HB 3210, which would have seen our state forest lands clearcut at much higher levels, is no longer. The bill was supported by timber industry lobbyists and Tillamook County Commissioner Tim Josi, but Rep. Brad Witt, Chair of the House Committee on Agriculture & Natural Resources heard from hundreds of Oregonians to reject the bill and keep balance on our forests. Rumor has it that Chair Witt’s phone was ringing off the hook. Congratulations and thanks to all who contacted Chair Witt!
Bills like HB 3210 rear their heads in nearly every Oregon legislative session, but they normally don’t go as far as this one did. We need to hold our lawmakers accountable for pushing unbalanced forest agendas that sacrifice future benefit for short-term dollars.
Last month, the Board of Forestry refused to endorse a proposal that would have seen drastic increases in clearcutting across the landscape. Our supporters drove hundreds and hundreds of thoughtful, personalized comments to Governor Brown asking her to reject this plan. Thank you for your support—we were heard loud and clear!
The search for a new Forest Management Plan continues as the Board instructed Department of Forestry staff to engage in shuttle diplomacy with stakeholder groups in an attempt to find areas of agreement among the timber industry, county interests, and the conservation community.
The Board Subcommittee in charge of a new plan meets on April 8th with a lot of work to do. Tasked with improving conservation and stabilizing ODF’s funding, it is becoming more evident that the Board needs to seek alternative revenue streams rather than continuing to rely solely on logging to manage these public lands.
Fortunately, a conservation-minded member of the Board blocked this initial proposal, but ODF leadership have clearly made a power move to expand their budget as the Governor changes. The Department was directed to seek alternative revenues for their state forest program, but are clearly focused only on increasing harvest levels dramatically.
For most people, “salmon” is an expensive, unnaturally pink piece of fish at the grocery store. It is a potential meal, detached from its context by thousands of miles. Even those of us who are lucky enough to live in the Pacific Northwest often have only a distant relationship to these iconic fish. However, there are places where we can bridge the gap and connect with an elusive and integral part of our history, culture, cuisine, and economy.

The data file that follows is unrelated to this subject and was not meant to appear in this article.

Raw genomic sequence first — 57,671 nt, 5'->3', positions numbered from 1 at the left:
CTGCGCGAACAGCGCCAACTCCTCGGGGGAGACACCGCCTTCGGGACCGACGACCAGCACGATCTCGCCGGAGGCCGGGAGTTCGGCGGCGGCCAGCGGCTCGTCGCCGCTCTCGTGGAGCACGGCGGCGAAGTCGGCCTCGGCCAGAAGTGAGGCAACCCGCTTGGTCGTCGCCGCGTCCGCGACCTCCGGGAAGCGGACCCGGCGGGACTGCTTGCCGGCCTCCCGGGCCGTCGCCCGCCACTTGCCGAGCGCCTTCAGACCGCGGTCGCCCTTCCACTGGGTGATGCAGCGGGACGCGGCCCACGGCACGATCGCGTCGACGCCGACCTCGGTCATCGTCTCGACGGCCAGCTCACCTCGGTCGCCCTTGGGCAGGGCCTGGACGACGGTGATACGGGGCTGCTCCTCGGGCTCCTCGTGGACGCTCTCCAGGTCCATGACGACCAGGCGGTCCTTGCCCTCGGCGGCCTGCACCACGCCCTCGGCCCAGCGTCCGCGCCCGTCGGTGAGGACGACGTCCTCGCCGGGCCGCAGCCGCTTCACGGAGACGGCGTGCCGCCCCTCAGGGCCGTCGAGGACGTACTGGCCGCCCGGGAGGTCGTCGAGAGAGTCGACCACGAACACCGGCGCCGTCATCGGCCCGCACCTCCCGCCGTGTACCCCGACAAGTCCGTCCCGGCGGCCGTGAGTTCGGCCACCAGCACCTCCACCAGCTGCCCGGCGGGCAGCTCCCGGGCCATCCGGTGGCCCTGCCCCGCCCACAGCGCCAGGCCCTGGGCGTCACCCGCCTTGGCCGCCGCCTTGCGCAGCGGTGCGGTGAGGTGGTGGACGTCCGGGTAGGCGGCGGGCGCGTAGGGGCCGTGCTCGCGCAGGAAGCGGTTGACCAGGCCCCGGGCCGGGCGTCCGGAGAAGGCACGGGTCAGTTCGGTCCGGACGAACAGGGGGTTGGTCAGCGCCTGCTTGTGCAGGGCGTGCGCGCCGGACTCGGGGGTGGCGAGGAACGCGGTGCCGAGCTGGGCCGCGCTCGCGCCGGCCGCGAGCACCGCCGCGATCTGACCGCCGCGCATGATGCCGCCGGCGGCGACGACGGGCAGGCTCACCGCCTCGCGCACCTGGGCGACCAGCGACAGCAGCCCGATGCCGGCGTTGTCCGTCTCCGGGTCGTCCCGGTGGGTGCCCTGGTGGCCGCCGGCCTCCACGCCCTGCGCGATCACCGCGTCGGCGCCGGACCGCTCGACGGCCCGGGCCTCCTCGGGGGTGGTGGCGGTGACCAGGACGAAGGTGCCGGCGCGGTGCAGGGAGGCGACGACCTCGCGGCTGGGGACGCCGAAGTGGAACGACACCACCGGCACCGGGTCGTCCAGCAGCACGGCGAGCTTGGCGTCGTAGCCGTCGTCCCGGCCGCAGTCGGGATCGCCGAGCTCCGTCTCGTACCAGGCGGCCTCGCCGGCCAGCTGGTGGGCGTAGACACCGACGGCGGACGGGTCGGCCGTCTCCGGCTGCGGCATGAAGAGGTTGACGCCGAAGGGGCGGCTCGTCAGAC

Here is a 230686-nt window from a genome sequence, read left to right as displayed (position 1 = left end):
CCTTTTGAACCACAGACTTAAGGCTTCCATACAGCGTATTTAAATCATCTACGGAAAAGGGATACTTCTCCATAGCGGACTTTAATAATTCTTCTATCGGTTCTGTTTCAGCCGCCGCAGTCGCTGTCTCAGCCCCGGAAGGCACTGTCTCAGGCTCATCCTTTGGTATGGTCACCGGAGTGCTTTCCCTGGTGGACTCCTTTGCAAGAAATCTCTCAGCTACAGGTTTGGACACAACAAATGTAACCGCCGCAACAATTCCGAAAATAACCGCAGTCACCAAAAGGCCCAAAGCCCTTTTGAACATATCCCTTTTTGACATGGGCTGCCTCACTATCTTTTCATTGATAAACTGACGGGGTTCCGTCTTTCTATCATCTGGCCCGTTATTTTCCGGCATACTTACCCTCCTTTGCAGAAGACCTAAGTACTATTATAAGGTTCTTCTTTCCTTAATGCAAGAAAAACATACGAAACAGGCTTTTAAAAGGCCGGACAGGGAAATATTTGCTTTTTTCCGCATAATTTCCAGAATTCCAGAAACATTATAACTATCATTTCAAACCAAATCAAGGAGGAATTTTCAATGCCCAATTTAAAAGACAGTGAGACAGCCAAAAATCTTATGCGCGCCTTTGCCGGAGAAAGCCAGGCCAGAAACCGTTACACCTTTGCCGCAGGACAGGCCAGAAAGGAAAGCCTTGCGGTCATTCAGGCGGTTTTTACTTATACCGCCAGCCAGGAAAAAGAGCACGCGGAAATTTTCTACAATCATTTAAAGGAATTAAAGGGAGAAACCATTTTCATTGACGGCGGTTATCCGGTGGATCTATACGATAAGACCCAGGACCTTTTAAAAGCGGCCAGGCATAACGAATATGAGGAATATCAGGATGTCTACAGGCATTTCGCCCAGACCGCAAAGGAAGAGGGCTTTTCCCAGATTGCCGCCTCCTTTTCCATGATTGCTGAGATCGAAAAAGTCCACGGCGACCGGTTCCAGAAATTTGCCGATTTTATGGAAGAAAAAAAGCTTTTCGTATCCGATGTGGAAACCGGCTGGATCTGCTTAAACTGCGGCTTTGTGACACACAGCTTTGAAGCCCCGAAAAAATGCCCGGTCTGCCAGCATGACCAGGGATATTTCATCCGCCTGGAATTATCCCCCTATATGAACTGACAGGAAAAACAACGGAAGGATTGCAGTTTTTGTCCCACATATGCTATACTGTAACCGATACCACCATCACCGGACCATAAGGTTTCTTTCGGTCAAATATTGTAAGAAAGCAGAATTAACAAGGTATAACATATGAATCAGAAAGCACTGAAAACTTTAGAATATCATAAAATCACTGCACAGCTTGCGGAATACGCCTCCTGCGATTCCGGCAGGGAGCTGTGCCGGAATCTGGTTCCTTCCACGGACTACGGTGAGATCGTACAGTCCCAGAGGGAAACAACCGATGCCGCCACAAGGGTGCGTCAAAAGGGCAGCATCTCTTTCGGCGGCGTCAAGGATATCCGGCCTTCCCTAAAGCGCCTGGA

Just over an hour from Portland, and a mere 30 minutes from the fast-growing cities of Beaverton and Hillsboro, one can sit on an isolated stream bank and share hours with spawning coho salmon. For the uninitiated, this is an eye-opening experience that can open new ways of looking at the natural world on which we depend. However, these are also the last hours of the salmons’ lives. They travel over 100 miles up rivers like the Nehalem, the Salmonberry, the Trask, and the Wilson to spawn where they hatched 3-5 years before, dying in the process of continuing their line.
Our publicly-owned north coast forests, the Tillamook & Clatsop State Forests, likely hold the key to salmon habitat in northwest Oregon. The management of these lands is currently undergoing a revision. Some stakeholders would like to see these lands managed with even more emphasis on timber production, a move that would likely harm wild salmon and take away the possibility of connecting with these fish.
A parcel of forest only needs to be clearcut once to destroy most of its ecological value for decades and decades. On the other hand, conservation requires constant, long-term, robust protection. That is why, as the Board of Forestry writes a new plan for managing the Tillamook & Clatsop state forests, conservation commitments need to be real–long-lasting, appropriately managed, and mapped.
Current “High Value Conservation Areas,” which we fought hard for for several years, represent an important step forward for the Oregon Department of Forestry. Their designation (covering 140,000+ acres state-wide) has helped to frame the process that will result in a new Forest Management Plan. In part because of these new designations, the Board is strongly pursuing a “land allocation” approach, which will see a conservation zone, a timber-emphasis zone, and possibly other zones that, contrasting the current approach, do not move around the landscape. Governor Kitzhaber recently promoted this type of plan.
A land allocation approach has the potential to succeed in improving conservation. Clearly, a large portion of the landscape would need to fall into the conservation zone in order for wildlife habitat and clean water to be adequately protected. What’s even more important though, is how that allocation is managed and where it is. Current conservation areas are too often managed to produce some timber volume–heavily thinned or even clearcut. In the new plan, conservation areas need to be managed for conservation without any expectation of producing timber. That means forests, left largely untouched, intended to grow old and complex. Not wilderness, but wild.
Another crucial factor in the success of this approach is maps. Public awareness and transparency are of the utmost importance for conservation. Protected areas should not be moved and changed at the discretion of ODF staff on a yearly basis. These areas need to be on long-term, publicly available maps. Oregonians deserve to know where these areas are, and for the sake of healthy salmon runs, wildlife habitat, carbon sequestering old trees, and clean drinking water, these areas should be in the public eye and the public conscience.
Conservation does not work at the whims of political tides and timber projections. It requires durable and robust commitments for the foreseeable future.
Seeking balance for the Tillamook and Clatsop State Forests–clean drinking water, healthy fish & wildlife habitat, and abundant recreation opportunities